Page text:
recognition of eggcases found over sea beds, providing
useful information on the distribution and reproductive
biology of skates living in the central-western Mediterra-
nean. We do report for the first time information on egg-
cases of the endemic L. melitensis, considered Critically
Endangered in the Mediterranean [36].
e eggcases from the eight analyzed species exhibited
peculiar morphologies between genera and even species.
Despite some overlap in size between species, features
such as horn and apron lengths, and presence/absence of
lateral keels were crucial to discriminate the eggcase at
species level. In particular, from morphological and mor-
phometric analysis, actually corroborated by multivariate
analyses, R. miraletus and L. melitensis stood out from all
the others for having eggcases without keels. Moreover,
within the species having keeled eggcases, those belong-
ing to D. oxyrinchus and R. brachyura were discriminated
to the remaining group for having the longest eggcases
and aprons (ECL and AAL-PAL).
Considering the ECL (without horns), females of D.
nidarosiensis possessed, overall, the biggest eggcases
(153–177mm ECL). Our results represent the first avail-
able qualitative and quantitative characterization for egg-
cases from this species in the Mediterranean basin.
Table 4 Results ofthe SIMPER analysis routine considering
the morphometric measures inthe dierent groups
Only highest contributing measures are shown
Group A, D. oxyrinchus and R. brachyura; Group B, R. asterias, R. clavata, R.
polystigma; Group C, R. miraletus; Group D, L. melitensis; SD, standard deviation
measures Average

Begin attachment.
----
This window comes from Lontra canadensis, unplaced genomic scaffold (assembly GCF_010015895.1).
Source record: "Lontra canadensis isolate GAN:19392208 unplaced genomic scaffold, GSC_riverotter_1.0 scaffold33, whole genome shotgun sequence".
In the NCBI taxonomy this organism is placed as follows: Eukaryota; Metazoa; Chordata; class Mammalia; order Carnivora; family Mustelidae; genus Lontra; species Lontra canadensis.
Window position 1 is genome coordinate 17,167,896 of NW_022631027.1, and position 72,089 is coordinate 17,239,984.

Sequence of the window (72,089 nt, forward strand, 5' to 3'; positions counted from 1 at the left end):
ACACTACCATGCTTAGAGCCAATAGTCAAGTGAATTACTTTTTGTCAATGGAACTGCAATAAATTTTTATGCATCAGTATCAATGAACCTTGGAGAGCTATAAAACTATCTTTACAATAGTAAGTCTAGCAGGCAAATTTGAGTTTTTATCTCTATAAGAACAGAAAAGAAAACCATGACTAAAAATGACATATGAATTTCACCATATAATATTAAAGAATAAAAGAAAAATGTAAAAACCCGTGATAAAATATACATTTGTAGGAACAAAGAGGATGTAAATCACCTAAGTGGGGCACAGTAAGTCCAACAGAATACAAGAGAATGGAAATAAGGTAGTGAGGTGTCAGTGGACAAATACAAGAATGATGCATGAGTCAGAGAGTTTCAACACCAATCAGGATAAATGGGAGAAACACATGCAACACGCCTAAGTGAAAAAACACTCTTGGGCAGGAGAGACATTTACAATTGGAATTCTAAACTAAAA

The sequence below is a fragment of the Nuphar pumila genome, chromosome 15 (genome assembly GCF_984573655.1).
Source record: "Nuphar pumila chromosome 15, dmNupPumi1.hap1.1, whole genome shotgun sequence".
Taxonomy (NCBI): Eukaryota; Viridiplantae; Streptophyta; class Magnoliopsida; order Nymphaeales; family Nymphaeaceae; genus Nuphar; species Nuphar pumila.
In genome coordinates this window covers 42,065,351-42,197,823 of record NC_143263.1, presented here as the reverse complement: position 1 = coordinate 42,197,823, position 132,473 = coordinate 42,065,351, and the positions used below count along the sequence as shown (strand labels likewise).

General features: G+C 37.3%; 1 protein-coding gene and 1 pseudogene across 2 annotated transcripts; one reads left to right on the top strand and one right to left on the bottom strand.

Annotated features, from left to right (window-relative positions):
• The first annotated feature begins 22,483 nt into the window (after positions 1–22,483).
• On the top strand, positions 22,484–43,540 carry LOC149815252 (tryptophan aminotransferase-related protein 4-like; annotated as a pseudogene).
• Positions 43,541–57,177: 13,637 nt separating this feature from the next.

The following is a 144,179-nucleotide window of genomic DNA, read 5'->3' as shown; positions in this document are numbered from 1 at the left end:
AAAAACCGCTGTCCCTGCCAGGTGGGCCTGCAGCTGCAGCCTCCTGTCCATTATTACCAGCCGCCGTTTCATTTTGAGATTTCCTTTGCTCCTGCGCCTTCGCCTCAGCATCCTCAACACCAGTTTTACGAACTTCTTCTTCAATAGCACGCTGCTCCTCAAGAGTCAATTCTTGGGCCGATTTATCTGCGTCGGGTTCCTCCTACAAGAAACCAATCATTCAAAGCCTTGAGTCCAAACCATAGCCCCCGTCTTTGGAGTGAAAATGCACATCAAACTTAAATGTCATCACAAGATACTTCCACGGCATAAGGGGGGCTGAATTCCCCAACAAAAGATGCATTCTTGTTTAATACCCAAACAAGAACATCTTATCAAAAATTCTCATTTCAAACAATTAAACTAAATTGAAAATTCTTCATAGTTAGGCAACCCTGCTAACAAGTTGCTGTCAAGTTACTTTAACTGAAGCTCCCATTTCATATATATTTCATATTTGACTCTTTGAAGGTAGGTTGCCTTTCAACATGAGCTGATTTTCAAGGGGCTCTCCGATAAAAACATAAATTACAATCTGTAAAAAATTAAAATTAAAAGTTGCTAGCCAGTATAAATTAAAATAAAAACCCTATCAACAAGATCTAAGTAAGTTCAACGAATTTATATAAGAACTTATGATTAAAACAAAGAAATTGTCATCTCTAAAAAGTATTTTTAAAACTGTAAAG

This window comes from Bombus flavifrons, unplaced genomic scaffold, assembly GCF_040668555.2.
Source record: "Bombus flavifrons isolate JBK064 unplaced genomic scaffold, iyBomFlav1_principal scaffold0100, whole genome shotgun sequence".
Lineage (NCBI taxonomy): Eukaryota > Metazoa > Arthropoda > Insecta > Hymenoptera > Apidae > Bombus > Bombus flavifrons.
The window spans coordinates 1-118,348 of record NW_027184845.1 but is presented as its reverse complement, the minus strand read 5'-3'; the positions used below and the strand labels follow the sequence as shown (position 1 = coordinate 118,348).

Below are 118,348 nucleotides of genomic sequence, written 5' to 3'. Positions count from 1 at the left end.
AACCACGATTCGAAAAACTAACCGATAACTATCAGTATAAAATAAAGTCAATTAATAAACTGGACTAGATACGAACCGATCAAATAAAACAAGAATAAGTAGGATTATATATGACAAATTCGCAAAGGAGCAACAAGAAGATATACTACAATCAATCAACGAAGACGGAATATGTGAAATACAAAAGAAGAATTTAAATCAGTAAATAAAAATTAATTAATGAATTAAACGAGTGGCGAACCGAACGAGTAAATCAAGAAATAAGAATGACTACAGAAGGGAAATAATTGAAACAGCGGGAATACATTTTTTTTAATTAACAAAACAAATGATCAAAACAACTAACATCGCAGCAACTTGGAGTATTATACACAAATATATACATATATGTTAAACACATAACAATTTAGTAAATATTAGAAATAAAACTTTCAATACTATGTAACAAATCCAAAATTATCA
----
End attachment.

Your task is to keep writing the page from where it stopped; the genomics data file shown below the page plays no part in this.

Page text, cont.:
distance/SD Contribution %
Group D versus A 60.61
ECL 14.00 4.51 23.16
PAL 10.50 3.02 17.36
ECW 8.33 3.28 13.74
Group D versus B 15.45
RAHL 3.56 1.89 23.02
LAHL 3.06 1.62 19.78
RKW 2.47 2.64 15.97
Group A versus B 38.32
ECL 10.20 2.59 26.71
PAL 6.57 2.04 17.14
AAL 5.12 2.55 13.37
Group D versus C 15.26
RAHL 7.21 2.28 47.26
LAHL 6.46 2.00 42.34
Group A versus C 64.75
ECL 12.40 3.56 19.12
ECW 7.91 3.12 12.21
LAHL 6.81 0.94 10.52
Group B versus C 10.88
RKW 2.47 2.64 22.69
LKW 2.46 2.89 22.60
ECW 1.17 0.82 10.79
Table 5 Identication key forrajid eggcases ofcentral-western Mediterranean
1a Eggcase large >90 mm ECL, with well-developed aprons 2
1b Eggcase small-medium in length 40 < ECL < 70 mm, with moderate or narrow aprons 3
2a Eggcase rectangular: ECL approximately two times the ECW (ECL range = 153–177 mm; ECW range = 61.8–80.5 mm) with well-
developed aprons (AAL range = 38.2–49.7 mm; PAL range = 26.2–40.9 mm) D. nidarosiensis
2b Eggcase rectangular: ECL approximately two times the width (ECL range = 91.6–116.2 mm; ECW range = 48.9–67.5 mm). Devel-
oped aprons (AAL range = 20.3–31.7 mm PAL; range = 7.7–20.8 mm). Short anterior and posterior horns D. oxyrinchus
2c Eggcase rectangular: ECL approximately two times the ECW (ECL range = 113–133 mm; ECW range = 64.7–72.2 mm). Developed
aprons (AAL range = 18.5–25.7 mm; PAL range = 17.5–26.6 mm). Long and thin horns, particularly the anterior (about 50% of
R. brachyura
3a Eggcase small-medium in length 40 < ECL < 70 mm with evident or narrow keels 4
3b Eggcase small and rectangular (ECL range = 41.8–56.5 mm) without keels 5
4a Eggcase moderate in size (ECL range = 62.5–67.5 mm), rectangular/almost square in shape (ECL approximately 1.4 times the
ECW). Aprons and keels developed. Anterior horns moderate and thin, posterior horns short and sturdy R. clavata
4b Eggcase small (ECL range = 39.7–55.4 mm) rectangular/almost square in shape (ECL approximately 1.4 times the ECW). Evident
keels and both anterior and posterior horns moderate and thin R. asterias
4c Eggcase moderate in size (ECL range = 56.6–69.2 mm) with rectangular shape (ECL approximately two times the ECW). Narrow
keels. Anterior horns moderate and thin, posterior horns moderate and sturdy R. polystigma
5a Anterior and posterior horns short R. miraletus
5b Moderate posterior horns and very long, thin and curved inwards L. melitensis
Page 9 of 14
Porcu et al. Helgol Mar Res (2017) 71:10
Fig. 4 Map of the study area where active females (filled circle) of the eight investigated species and eggcases (filled triangle) laid on the bottom
were indicated
Page 10 of 14
Porcu et al. Helgol Mar Res (2017) 71:10
In addition, considering the two distinct eggcase forms
described in literature for the genus Dipturus [17], on
the basis of our observations, it was possible to insert D.
nidarosiensis and D. oxyrinchus in the D-II phylogenetic
type. e latter, matching with other Dipturus species